By now, everybody is pretty familiar with the notion that cloud computing has altered the economics of enterprise IT. No longer can you automatically assume that any given workload will run in a data center managed by an internal IT organization; instead, there are multiple options that exist outside an organization’s walls, from public cloud services to privately managed cloud hosted by third-party service providers.
But what most IT people still don’t fully appreciate is the degree to which cloud computing will change the way internal data centers are built and managed. Instead of acquiring and deploying enough IT infrastructure to support peak application workloads, IT organizations will increasingly leverage “cloudbursting” technologies to invoke additional compute resources on demand.
In simplest terms, cloudbursting is when an application that normally runs in one type of cloud environment, such as a private cloud, begins pulling resources from another cloud (including public ones) during periods of peak resource demand.
This type of hybrid cloud computing model has significant implications for your average IT budget. It means that IT organizations can now “rightsize” their IT investments, acquiring enough in-house IT infrastructure to support average workload requirements, and leaving any spikes in demand to cloud services. For example, when an organization closes financial records at the end of a quarter, it can budget for one or two days’ additional compute capacity from the cloud in order to handle that spike in processing demand.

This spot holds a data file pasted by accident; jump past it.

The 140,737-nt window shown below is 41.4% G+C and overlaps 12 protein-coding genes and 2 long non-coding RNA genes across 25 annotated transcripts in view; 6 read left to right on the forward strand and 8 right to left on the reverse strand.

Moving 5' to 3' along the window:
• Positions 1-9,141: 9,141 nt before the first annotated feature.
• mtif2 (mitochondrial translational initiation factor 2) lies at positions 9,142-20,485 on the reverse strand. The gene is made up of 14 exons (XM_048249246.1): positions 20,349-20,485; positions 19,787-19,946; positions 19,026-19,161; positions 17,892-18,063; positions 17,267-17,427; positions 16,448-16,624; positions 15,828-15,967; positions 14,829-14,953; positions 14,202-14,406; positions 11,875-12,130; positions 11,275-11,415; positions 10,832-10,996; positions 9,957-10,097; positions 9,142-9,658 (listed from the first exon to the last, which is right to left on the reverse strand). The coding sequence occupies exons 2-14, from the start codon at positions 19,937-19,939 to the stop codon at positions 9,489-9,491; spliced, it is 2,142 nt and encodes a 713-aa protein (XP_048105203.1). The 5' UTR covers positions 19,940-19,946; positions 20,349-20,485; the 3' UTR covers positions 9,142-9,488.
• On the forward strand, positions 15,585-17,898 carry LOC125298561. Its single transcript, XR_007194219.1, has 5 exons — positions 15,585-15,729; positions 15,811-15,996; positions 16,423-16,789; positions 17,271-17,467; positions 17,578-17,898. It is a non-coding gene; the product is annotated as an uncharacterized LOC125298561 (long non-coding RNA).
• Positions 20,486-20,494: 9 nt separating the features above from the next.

At the moment, leading providers of cloudbursting capabilities include Eucalyptus in partnership with Amazon; Hewlett-Packard in partnership with Savvis, Amazon or its own forthcoming cloud service; and GreenButton in partnership with Amazon or Microsoft.
According to Larry Carvalho, principal owner of cloud-consulting firm RobustCloud LLC, the most robust cloudbursting available at the moment comes from Eucalyptus, which allows IT organizations to build private clouds using the same software that Amazon uses to manage its public cloud service.
Eucalyptus has extended that capability with a version 3.1 of release of its namesake software. It can be installed in less than 20 minutes, and includes a built-in high availability option. According to Eucalyptus CEO Marten Mickos, it’s easier for Eucalyptus to provide that capability via Amazon because the latter takes a hardware-neutral approach. “We’re application guys,” he said. “That’s why we don’t partner with any of the commodity hardware vendors. That’s not where all the innovation in the cloud is going to take place.”
But hardware vendors such as HP bristle at those sorts of generalizations. While it’s true that HP is building servers that are optimized for cloudbursting, Shelton Shugar, vice president of HP enterprise cloud services, insists that the company’s forthcoming cloud computing service will provide cloudbursting capability for any on-premise server environment: “Providing that capability in our cloud or supporting it between our servers and another cloud is all part of being a full-service provider.”
GreenButton, meanwhile, takes an approach similar to that of Eucalyptus: software-centric, and supported across more service providers. Pixar is leveraging GreenButton’s software to make its technology available as a service for any company doing work with 3-D animation software.
Regardless of the approach, Judith Hurwitz, principal of consulting and analyst firm Hurwitz & Associates, thinks organizations should put in place a holistic approach to cloud computing, based on classes of application workloads, that puts them in a position to take advantage of evolving technologies such as cloudbursting. “The data center has to change,” she said. “It needs to evolve so it can be tuned to manage more specific types of application workloads.”
Ultimately, that capability may even lead to specific application workload scenarios where cloud service providers will bid for the right to process application workloads via reverse auction. “You may not want to open that to everybody,” Carvalho said. “But you could make it work across a select number of providers.”